Monday, June 27, 2011
In 1987, in Rio de Janeiro, I saw a documentary that had just been released by filmmaker Tete Moraes, the friend of several journalists I knew back then. Her film was called “Land for Rose,” in English, and was about the struggles of a fairly new social movement attempting to take land – in this case, a huge, unproductive estate called Fazenda Annoni – so that they could make a living. Over the course of the filming Rose, a poor field worker gave birth to a baby boy. At the end of the documentary, however, we learned that Rose had been struck by a truck that rammed its way through a picket line, killing her and two others. I remember thinking to myself that, like the landless peasants interviewed in the documentary, the Movimento dos Trabalhadores Rurais Sem Terra, or MST, didn’t stand much of a chance.
In 2001, I took part in the large protests in Quebec City revolving around that year’s Summit of the Americas, and attended a lecture given by an MST delegate. I remember spending most of it, sitting in the dark, internally rocking in astonishment. Against all odds, the Sem Terra movement had become an enormous success. It had won tens of thousands of hectares of land for more than 250,000 Brazilian families. It had set up schools and cooperatives, sent dozens of peasants’ children to study medicine and agronomy in other countries and carried out training courses for its continually recycled and evolving leadership. Fazenda Annoni itself, by then renamed Sarandi, was producing and selling enormous quantities of milk, grains, meat, vegetables and even herbal tea.
Four years later, I decided that the public needed to know more about the positive outcomes of the many growing social movements of the Global South. In a world where ostensibly sane and clear-thinking people had accepted the travesty of the Iraq invasion, increasing global environmental destruction and a host of other depressing phenomena, I felt we were all in need of some good news for a change.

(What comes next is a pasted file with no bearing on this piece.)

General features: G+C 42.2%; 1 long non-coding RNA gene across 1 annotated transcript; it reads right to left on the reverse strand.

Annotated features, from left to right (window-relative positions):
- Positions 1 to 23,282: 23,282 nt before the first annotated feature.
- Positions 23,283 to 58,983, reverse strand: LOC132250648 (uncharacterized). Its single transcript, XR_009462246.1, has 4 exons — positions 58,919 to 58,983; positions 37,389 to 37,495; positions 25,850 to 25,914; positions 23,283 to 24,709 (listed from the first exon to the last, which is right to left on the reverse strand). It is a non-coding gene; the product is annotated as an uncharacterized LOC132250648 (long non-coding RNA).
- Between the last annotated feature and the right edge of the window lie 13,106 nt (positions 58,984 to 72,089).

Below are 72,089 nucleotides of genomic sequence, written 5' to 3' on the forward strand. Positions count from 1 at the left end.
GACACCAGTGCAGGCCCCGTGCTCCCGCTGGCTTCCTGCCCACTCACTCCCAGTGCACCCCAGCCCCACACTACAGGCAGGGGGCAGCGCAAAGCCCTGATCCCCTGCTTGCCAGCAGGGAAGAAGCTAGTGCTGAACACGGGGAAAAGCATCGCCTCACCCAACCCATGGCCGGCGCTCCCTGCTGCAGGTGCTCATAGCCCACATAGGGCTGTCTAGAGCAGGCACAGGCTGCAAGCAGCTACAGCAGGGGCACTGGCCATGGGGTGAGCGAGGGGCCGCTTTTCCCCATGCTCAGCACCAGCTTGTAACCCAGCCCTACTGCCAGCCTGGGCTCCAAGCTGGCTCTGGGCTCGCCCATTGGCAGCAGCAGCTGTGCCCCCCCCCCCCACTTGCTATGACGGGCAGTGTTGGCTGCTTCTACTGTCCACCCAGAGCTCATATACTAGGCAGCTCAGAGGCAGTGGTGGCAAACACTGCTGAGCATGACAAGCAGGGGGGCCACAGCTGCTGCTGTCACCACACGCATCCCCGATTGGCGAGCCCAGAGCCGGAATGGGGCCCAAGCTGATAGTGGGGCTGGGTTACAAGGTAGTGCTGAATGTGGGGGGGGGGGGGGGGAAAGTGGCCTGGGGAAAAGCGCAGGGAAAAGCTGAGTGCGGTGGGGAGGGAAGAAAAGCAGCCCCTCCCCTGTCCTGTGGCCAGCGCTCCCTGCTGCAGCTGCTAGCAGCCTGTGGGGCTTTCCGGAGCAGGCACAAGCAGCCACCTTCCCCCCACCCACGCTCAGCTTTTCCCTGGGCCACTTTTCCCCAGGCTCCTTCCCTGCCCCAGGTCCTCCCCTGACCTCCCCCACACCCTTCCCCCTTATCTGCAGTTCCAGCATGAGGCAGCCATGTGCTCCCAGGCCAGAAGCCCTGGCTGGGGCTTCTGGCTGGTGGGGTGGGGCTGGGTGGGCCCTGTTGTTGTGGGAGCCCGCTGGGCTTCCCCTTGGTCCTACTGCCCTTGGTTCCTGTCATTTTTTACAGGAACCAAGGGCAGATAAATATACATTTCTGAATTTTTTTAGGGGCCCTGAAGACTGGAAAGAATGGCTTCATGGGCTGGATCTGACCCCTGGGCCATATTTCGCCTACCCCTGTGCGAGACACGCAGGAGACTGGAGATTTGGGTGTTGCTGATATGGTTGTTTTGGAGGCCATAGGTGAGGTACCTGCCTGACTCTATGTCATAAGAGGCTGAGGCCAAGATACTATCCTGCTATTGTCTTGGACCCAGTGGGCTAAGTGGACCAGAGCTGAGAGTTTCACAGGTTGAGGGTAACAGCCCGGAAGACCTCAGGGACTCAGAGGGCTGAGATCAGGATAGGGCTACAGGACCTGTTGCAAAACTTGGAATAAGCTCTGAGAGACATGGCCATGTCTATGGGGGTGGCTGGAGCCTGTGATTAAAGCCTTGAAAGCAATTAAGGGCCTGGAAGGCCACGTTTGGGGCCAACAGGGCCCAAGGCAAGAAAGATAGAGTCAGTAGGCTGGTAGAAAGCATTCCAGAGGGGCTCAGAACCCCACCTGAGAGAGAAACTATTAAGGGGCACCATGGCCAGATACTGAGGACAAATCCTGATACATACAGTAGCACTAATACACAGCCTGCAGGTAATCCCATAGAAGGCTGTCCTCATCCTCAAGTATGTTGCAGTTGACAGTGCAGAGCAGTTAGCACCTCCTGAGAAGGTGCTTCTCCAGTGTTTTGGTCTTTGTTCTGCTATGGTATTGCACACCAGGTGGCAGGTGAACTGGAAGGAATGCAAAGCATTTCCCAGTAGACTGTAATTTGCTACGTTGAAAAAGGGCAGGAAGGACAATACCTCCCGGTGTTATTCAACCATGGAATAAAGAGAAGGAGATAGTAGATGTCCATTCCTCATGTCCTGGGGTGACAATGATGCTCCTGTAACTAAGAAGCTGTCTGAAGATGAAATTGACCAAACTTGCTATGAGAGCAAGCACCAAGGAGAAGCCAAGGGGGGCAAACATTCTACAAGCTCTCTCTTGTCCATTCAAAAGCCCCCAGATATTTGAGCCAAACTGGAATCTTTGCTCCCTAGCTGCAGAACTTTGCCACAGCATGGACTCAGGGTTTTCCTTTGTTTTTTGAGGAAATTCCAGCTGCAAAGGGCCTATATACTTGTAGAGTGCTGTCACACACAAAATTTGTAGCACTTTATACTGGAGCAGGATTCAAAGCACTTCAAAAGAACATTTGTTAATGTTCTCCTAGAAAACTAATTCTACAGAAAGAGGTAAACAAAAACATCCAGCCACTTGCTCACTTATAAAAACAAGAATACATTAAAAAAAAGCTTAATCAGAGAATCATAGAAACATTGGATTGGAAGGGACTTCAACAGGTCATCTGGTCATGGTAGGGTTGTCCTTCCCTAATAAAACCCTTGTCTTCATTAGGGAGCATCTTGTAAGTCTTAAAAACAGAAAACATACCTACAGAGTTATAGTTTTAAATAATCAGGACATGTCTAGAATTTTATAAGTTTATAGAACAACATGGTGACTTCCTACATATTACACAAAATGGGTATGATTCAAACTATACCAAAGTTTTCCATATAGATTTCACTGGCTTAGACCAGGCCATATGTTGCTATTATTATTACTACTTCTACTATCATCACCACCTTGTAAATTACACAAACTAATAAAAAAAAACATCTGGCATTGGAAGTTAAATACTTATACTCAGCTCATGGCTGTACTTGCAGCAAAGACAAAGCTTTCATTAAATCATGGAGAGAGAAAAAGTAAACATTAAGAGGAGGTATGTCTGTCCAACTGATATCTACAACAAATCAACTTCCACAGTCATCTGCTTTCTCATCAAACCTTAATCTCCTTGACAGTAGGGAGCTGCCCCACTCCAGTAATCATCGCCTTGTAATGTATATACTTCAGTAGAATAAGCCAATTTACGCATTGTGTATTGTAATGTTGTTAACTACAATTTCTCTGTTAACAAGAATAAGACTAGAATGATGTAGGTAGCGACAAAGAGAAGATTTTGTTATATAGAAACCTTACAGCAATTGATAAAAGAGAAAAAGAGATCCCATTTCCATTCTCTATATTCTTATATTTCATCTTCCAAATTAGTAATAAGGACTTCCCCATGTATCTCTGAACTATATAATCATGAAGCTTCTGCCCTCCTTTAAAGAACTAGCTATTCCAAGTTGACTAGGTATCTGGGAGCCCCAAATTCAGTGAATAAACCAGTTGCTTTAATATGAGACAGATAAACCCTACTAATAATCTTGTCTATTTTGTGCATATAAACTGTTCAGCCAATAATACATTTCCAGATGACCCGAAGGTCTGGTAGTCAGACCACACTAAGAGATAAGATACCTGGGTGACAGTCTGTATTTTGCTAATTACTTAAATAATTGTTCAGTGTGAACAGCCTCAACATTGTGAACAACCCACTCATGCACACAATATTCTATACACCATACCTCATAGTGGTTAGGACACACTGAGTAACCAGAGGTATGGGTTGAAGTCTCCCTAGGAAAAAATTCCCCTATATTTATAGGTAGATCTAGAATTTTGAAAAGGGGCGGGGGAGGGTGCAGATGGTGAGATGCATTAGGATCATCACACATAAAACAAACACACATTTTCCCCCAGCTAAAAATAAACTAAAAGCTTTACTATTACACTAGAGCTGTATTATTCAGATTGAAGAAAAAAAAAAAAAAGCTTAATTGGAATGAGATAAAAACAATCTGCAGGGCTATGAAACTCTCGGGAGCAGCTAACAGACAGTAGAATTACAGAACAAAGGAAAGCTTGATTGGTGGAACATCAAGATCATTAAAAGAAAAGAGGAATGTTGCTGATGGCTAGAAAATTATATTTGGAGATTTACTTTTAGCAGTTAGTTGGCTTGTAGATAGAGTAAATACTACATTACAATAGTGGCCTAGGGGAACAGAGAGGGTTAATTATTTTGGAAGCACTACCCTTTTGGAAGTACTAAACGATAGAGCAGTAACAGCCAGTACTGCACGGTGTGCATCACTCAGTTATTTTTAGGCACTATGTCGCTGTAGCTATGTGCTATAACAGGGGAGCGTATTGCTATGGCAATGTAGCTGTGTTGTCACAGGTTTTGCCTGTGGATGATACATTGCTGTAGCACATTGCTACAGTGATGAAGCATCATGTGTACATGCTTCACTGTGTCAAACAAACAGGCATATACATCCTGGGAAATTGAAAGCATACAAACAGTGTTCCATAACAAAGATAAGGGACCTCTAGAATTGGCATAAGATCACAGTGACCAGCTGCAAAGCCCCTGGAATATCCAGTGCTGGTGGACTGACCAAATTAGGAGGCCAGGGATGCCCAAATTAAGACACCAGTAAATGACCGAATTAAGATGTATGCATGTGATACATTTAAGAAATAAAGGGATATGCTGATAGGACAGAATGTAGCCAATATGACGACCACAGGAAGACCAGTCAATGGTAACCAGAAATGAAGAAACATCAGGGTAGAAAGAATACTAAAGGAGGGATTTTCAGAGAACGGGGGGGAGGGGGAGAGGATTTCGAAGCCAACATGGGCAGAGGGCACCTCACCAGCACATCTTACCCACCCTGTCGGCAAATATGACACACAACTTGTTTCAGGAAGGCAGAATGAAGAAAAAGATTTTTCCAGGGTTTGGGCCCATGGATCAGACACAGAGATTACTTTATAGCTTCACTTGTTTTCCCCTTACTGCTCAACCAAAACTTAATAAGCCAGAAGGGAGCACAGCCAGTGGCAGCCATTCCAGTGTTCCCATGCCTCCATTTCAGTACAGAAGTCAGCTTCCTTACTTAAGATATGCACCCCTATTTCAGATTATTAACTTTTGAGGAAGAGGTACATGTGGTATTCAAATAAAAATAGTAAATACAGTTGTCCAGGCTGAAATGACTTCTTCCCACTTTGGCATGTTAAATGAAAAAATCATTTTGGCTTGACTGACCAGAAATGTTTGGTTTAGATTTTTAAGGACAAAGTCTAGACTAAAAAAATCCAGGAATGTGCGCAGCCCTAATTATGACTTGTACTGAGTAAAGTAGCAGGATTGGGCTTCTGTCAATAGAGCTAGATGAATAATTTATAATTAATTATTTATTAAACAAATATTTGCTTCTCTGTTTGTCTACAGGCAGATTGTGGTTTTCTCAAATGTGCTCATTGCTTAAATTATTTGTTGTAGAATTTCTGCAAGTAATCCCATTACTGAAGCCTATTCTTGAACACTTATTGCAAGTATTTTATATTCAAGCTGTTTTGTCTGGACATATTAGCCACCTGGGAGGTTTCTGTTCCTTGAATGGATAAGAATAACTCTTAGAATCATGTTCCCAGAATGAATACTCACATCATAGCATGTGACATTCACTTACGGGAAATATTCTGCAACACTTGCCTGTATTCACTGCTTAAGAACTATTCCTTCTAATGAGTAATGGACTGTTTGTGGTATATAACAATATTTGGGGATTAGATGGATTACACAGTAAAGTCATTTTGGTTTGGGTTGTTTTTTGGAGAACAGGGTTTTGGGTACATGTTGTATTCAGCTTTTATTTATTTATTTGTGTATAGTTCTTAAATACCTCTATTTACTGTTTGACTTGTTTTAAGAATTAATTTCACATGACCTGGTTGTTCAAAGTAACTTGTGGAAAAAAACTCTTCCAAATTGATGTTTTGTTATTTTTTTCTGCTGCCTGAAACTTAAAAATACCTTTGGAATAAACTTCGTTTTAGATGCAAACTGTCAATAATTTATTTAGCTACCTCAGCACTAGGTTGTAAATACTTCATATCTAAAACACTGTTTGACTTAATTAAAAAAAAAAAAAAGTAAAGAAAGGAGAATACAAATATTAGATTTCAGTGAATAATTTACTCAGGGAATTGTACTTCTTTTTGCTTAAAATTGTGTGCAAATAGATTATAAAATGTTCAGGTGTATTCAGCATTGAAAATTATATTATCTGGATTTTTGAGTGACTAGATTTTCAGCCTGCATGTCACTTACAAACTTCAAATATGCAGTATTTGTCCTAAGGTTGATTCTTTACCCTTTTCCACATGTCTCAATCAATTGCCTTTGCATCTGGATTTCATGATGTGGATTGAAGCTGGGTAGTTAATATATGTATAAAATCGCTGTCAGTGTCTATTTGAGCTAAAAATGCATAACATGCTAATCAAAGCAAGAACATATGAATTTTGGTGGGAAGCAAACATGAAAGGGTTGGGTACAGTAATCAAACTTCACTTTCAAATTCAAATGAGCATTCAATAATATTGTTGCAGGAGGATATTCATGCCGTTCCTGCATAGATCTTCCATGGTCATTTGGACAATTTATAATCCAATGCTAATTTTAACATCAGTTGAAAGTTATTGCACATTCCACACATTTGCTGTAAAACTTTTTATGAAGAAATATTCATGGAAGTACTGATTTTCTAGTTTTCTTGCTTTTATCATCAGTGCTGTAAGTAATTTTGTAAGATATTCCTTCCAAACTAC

The result of my research brought me into contact with scores of impoverished people from Brazil to Indonesia and Argentina to India. They and their fellow members had all made similar strides in overcoming poverty on their own, rights-based, terms. Among the participants of these movements, moreover, I found a determination not only to grasp the resources that should have been theirs, but also to foster democratic decision-making in their methods, to preserve and protect natural environments, educate themselves and their children, and share the fruits of their victories among ever-wider communities. I found innovative ideas and strategies, and the desire to turn the top-down anti-poverty mechanisms of giant bi-lateral and multi-lateral aid institutions on their head in favor of managing the struggle against poverty themselves.
What I hope people will pick up from Broke But Unbroken: Grassroots Social Movements and Their Radical Solutions to Poverty is an entirely new way of looking at traditional poverty alleviation – and at the poor themselves. I believe that their stories of organized struggle and achievement paint a collective picture of them not as victims but as protagonists. Most of all, however, I hope that they will be inspired to learn more about and support these movements.